Wednesday, August 21, 2013

'On Writing' with Janine Sherman Barrois...

Remember Janine Sherman Barrois' name. The television scribe who got her start on half-hour comedies like The Jamie Foxx Show and The P.J.s then spent nine years in the "John Wells camp" transitioning into much more serious storytelling fare. Television has been her home and her heart because it's a place where you can go on a real journey with characters, telling "a story that keeps changing and keeps evolving," and her career is certainly a marker of that. Barrois decided to make the switch to drama from comedy because she wanted to be "writing about life and death"-- something she has mastered as an executive producer on Criminal Minds.


"That's what I think about; I think about life and death and humanity. In comedy you just sort of write to the joke; you don't really write to the nuance of human behavior... In comedy, you're usually writing three jokes per page, so there's a rat-a-tat-tat to the voice, and in drama you're writing the way people speak. And people speak in a way that's naturalistic." Barrois said.

"I had to learn it all over again, and John Wells would initially criticize my work to say 'It sounds a little too vignette-y' because I was writing to a moment versus letting the moment unveil itself naturally."

Wells, who Barrois credits with bringing out the best in her writing, instilled the "Let the moment be real" motto in her while she was working with him on Third Watch and E.R. There she had to adjust to the different act breaks, dialogue beats, and overall story scope of an episode, let alone season, that drama can deliver. But it was also where she was really allowed to hone dichotomy in the tone of her work-- writing a light moment and then juxtaposing it with an intensely dramatic one.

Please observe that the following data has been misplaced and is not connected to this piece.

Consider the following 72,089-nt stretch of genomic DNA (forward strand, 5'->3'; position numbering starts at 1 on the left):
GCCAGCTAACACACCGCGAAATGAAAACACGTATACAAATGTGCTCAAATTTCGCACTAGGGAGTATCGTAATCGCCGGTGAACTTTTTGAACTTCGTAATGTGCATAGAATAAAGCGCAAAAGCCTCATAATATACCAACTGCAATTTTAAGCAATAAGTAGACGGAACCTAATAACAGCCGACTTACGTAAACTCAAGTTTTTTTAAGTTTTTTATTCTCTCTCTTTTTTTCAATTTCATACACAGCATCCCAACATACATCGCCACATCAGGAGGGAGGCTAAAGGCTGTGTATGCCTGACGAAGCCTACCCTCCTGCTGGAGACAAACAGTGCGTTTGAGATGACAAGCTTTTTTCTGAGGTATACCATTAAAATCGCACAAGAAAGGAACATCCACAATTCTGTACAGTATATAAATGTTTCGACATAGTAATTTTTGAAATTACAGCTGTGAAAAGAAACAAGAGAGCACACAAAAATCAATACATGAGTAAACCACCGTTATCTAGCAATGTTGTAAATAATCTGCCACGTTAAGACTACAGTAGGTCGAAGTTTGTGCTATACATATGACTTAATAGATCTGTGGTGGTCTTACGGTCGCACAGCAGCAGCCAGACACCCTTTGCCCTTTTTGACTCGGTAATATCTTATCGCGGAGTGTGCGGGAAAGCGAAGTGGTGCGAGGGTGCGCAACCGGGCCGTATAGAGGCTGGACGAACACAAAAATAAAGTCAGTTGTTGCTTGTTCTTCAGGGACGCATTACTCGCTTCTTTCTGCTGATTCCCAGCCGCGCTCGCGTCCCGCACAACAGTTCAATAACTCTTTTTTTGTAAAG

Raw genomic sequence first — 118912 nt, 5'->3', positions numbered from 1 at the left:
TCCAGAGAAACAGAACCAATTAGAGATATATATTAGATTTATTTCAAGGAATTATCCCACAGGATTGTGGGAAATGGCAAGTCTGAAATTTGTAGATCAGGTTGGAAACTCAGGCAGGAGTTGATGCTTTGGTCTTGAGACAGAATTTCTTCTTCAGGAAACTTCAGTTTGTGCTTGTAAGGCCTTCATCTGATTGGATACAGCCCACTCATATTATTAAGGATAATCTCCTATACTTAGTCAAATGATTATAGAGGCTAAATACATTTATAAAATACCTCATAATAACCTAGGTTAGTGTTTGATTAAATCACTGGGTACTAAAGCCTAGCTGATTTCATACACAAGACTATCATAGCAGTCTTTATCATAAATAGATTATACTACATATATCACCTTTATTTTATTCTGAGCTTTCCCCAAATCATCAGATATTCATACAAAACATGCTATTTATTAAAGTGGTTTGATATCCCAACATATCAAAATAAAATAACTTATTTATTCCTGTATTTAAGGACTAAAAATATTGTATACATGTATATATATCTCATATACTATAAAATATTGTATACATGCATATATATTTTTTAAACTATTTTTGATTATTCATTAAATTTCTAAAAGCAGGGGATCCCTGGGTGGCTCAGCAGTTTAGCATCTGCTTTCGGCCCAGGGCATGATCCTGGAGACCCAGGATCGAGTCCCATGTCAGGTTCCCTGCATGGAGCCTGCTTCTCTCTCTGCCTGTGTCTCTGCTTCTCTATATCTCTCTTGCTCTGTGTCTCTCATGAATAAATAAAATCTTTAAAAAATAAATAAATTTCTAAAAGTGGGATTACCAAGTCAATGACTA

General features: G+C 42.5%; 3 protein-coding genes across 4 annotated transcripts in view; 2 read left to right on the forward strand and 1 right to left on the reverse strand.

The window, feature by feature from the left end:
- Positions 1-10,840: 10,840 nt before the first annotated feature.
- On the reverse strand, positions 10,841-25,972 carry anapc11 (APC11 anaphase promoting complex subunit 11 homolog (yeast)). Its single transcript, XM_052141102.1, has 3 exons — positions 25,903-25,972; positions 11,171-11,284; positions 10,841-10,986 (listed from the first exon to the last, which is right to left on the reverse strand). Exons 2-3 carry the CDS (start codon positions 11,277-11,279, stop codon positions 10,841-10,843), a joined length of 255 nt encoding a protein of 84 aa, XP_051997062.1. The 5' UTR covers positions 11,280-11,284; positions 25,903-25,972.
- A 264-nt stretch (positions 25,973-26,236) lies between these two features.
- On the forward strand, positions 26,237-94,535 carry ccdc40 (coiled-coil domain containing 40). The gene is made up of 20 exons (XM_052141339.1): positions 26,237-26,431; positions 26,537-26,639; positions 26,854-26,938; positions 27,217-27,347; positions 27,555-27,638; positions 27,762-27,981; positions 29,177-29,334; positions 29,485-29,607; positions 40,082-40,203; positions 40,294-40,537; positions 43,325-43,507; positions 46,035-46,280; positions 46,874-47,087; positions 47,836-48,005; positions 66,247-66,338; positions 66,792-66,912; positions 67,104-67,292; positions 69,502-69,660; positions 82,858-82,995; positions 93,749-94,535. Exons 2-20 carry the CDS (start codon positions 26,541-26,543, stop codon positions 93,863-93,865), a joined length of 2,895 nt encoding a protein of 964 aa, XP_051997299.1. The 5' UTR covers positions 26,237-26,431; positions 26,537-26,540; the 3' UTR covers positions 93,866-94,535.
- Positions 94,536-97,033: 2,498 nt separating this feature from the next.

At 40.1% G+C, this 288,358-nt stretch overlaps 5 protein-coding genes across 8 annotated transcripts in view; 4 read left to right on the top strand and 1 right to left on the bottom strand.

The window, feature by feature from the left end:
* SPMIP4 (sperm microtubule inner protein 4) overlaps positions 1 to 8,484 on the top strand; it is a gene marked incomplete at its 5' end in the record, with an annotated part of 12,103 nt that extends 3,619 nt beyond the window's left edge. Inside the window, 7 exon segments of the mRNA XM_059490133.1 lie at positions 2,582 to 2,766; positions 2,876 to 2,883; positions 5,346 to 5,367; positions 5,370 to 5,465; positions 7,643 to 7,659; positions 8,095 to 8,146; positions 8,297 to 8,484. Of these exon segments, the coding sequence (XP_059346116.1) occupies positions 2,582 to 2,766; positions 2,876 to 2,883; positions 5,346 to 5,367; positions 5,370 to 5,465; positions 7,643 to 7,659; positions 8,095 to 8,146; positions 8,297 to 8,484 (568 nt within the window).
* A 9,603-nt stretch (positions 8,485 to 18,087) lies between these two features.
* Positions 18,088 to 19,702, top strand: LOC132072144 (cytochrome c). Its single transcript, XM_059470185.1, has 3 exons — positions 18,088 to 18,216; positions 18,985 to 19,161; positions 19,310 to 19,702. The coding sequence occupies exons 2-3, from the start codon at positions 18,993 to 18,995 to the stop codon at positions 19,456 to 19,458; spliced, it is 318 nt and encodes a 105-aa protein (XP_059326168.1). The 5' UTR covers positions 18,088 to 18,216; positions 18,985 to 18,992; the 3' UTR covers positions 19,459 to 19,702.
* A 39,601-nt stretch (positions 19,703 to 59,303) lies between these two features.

"That John sort of saw as a skill of mine...and sort of taught me to use the humor in the one scene and leave the audience feeling like we'll go to the next scene and maybe it will be humorous, but then we break their heart," Barrois said.

Being able to surprise an audience with emotions is just as important as being able to do so with plot points and twists in the dark and complex stories Barrois works on every week for Criminal Minds-- a show that comes with its own special kind of formula (a teaser and four acts) because it is a procedural, but the key is to embrace those elements and know that the characters are what will make the motions special and unique.

"You basically, in any sort of drama that deals with loss, cops, or medicine, you're dealing with something's happened and your heroes have to figure out why it's happened, how it's happened, and how to prevent it from happening again. So the same sort of tools you'd use on E.R. to understand why a patient is dying is the same sort of investigative tools that you use when you're on Criminal Minds and you're seeing a girl is killed and she is turned into a marionette. Why is this happening, and how can we stop this? They're all mysteries," Barrois said.

"The psychology of people sort of transcends all of the shows I've been on."

Barrois also believes greatly in the act of collaboration-- not just within the writers' room but with her series stars, as well. After all, the writers' room staff can change from season to season, but the actor will inhabit the role for the entire run-- whether it's a few episodes or nine years. As Barrois put it, "The people that are acting those [characters] every day have a concrete idea of what those characters would do."